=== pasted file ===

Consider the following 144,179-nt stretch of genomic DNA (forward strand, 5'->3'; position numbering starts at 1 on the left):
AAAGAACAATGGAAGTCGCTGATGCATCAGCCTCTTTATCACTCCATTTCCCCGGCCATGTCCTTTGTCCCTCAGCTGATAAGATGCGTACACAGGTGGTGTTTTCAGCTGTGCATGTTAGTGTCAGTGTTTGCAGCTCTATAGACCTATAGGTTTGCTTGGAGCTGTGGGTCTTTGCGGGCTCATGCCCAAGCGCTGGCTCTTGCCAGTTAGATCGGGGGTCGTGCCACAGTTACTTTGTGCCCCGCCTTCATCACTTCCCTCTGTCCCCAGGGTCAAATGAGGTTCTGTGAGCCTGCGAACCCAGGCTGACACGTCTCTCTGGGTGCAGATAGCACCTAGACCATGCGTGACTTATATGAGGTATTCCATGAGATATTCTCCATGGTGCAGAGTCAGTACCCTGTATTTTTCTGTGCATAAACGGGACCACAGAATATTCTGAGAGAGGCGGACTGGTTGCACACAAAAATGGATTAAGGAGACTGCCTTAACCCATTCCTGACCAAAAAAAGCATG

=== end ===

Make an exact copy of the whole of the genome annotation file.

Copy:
Consider the following 144,179-nt stretch of genomic DNA (forward strand, 5'->3'; position numbering starts at 1 on the left):
AAAGAACAATGGAAGTCGCTGATGCATCAGCCTCTTTATCACTCCATTTCCCCGGCCATGTCCTTTGTCCCTCAGCTGATAAGATGCGTACACAGGTGGTGTTTTCAGCTGTGCATGTTAGTGTCAGTGTTTGCAGCTCTATAGACCTATAGGTTTGCTTGGAGCTGTGGGTCTTTGCGGGCTCATGCCCAAGCGCTGGCTCTTGCCAGTTAGATCGGGGGTCGTGCCACAGTTACTTTGTGCCCCGCCTTCATCACTTCCCTCTGTCCCCAGGGTCAAATGAGGTTCTGTGAGCCTGCGAACCCAGGCTGACACGTCTCTCTGGGTGCAGATAGCACCTAGACCATGCGTGACTTATATGAGGTATTCCATGAGATATTCTCCATGGTGCAGAGTCAGTACCCTGTATTTTTCTGTGCATAAACGGGACCACAGAATATTCTGAGAGAGGCGGACTGGTTGCACACAAAAATGGATTAAGGAGACTGCCTTAACCCATTCCTGACCAAAAAAAGCATG